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 Table of Contents  
ORIGINAL ARTICLE
Year : 2019  |  Volume : 6  |  Issue : 1  |  Page : 17-19

Postintubation vocal cord palsy: possible role of pre-existing laryngeal deformity?


1 Department of Anaesthesiology and Critical Care, Army Hospital (Research & Referral), New Delhi, India
2 Department of Otorhinolaryngology, Army Hospital (Research & Referral), New Delhi, India

Date of Submission22-Sep-2017
Date of Acceptance15-Jul-2018
Date of Web Publication27-Feb-2019

Correspondence Address:
Mridul Dhar
Department of Anaesthesiology and Critical Care, Army Hospital (Research & Referral), New Delhi, 110010
India
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Source of Support: None, Conflict of Interest: None


DOI: 10.4103/roaic.roaic_80_17

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  Abstract 

Background Unilateral or bilateral vocal cord (VC) paralysis following atraumatic intubation is extremely rare and has been reported even in the absence of any predisposing factors. Occurrence of such a complication is disconcerting to the clinician as well as the patient alike.
Case A 42-year-old man suffering from cryptogenic cirrhosis of the liver, who underwent a deceased donor liver transplant, developed left-sided VC palsy postoperatively. No apparent cause was found and his symptoms recovered after conservative management. It was concluded that the patient possibly had recurrent laryngeal nerve neuropraxia due to compression by the endotracheal tube cuff.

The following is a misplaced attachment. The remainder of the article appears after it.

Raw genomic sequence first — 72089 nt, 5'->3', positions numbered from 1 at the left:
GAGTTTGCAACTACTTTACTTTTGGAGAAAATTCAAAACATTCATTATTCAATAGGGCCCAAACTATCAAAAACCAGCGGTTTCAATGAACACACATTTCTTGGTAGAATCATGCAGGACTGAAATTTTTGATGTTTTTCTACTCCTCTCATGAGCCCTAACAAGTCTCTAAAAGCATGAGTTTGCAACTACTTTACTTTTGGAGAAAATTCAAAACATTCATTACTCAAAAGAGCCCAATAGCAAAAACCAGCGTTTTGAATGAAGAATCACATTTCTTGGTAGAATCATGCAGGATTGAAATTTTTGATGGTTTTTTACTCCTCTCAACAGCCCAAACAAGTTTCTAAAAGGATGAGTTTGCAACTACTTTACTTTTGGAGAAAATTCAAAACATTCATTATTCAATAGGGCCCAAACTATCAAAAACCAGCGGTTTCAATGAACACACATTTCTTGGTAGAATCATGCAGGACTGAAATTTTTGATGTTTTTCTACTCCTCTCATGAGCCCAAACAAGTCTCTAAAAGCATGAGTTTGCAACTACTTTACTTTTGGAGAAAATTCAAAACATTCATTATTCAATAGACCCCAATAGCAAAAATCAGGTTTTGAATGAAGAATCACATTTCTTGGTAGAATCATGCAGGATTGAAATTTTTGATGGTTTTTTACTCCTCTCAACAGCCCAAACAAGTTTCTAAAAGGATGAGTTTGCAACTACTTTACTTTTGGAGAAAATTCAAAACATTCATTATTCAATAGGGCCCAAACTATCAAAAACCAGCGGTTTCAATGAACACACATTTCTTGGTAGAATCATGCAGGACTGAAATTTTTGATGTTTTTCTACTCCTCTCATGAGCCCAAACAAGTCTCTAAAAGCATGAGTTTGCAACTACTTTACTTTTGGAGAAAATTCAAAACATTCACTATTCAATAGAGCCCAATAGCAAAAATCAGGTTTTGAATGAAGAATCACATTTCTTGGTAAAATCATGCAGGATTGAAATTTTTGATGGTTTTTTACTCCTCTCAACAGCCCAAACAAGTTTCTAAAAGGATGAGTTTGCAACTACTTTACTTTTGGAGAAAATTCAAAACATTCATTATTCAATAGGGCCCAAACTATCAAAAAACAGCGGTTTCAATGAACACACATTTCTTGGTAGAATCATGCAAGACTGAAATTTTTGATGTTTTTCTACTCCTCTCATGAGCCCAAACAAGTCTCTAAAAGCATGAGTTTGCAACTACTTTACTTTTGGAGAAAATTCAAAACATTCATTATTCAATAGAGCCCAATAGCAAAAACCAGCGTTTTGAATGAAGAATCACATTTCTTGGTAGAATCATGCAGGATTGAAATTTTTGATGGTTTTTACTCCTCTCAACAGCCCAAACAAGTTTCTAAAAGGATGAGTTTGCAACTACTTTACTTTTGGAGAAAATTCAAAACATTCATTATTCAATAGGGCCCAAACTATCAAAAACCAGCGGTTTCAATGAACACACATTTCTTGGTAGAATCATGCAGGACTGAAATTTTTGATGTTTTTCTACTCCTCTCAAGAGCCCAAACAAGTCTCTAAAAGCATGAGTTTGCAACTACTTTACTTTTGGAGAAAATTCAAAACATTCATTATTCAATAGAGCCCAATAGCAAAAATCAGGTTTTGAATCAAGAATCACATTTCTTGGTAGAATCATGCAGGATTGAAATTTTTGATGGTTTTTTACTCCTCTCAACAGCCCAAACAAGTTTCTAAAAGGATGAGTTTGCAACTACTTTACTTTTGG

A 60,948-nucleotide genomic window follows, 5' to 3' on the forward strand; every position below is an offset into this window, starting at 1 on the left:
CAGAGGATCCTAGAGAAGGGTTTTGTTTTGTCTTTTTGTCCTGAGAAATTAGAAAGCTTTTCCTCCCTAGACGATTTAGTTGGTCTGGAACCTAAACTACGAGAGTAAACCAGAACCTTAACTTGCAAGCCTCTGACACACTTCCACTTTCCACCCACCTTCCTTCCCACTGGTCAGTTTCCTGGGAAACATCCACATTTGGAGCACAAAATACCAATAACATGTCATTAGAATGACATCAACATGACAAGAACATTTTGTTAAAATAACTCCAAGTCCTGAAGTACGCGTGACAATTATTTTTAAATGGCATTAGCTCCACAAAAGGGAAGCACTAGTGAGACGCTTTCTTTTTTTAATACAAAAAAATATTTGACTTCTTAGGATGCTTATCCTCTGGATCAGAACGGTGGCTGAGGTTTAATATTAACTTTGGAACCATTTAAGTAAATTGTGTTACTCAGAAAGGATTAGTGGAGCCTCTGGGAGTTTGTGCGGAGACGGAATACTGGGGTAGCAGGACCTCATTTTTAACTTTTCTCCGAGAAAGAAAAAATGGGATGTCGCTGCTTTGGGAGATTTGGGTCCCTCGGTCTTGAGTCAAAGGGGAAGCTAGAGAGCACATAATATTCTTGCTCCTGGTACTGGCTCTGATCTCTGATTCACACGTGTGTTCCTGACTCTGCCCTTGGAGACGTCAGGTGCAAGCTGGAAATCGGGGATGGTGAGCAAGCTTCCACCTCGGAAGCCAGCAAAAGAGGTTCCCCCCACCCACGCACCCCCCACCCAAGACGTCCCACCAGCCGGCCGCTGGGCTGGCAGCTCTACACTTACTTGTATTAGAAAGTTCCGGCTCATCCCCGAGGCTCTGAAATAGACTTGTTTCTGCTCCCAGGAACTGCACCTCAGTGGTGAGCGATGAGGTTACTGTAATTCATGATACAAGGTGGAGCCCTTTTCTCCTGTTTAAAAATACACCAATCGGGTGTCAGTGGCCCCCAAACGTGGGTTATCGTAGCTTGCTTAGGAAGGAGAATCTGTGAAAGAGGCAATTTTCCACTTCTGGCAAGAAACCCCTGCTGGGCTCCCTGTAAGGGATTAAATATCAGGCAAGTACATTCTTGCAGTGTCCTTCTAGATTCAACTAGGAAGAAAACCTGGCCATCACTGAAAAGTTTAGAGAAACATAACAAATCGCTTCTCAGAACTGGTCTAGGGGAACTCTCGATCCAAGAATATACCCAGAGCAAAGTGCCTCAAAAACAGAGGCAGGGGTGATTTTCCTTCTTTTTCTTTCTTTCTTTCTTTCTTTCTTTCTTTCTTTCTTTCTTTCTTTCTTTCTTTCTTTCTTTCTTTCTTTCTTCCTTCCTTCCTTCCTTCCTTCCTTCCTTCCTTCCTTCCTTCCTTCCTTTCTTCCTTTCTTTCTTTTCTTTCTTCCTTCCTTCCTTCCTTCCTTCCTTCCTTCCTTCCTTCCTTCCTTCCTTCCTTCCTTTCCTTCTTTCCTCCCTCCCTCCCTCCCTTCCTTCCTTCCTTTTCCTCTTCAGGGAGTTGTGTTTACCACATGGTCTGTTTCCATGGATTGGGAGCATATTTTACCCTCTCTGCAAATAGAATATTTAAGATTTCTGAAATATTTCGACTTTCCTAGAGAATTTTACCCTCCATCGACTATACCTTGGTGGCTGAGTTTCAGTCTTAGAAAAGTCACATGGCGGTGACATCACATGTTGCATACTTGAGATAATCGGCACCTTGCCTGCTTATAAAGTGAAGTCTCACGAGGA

Conclusion We would like to briefly describe the case, possible mechanisms for VC palsy following intubation, its benign course and the possible role of pre-existing laryngeal deformity, with the aim of enhancing the awareness among anaesthesiologists about this rare complication. Although not unique to liver transplant surgeries, the relatively longer perioperative period of ventilation in such surgeries may accentuate any pressure effects.

Keywords: endotracheal intubation, recurrent laryngeal nerve, vocal cord palsy


How to cite this article:
Dhar M, Sreevastava DK, Nair S. Postintubation vocal cord palsy: possible role of pre-existing laryngeal deformity?. Res Opin Anesth Intensive Care 2019;6:17-9

How to cite this URL:
Dhar M, Sreevastava DK, Nair S. Postintubation vocal cord palsy: possible role of pre-existing laryngeal deformity?. Res Opin Anesth Intensive Care [serial online] 2019 [cited 2019 May 23];6:17-9. Available from: http://www.roaic.eg.net/text.asp?2019/6/1/17/253125


  Introduction Top


Short-term endotracheal (ET) intubation during general anesthesia is a safe procedure. However unilateral or bilateral vocal cord (VC) paralysis following intubation has been reported even in the absence of any predisposing factors [1],[2],[3],[4]. Occurrence of such a complication is disconcerting to the clinician and also has medico-legal implications.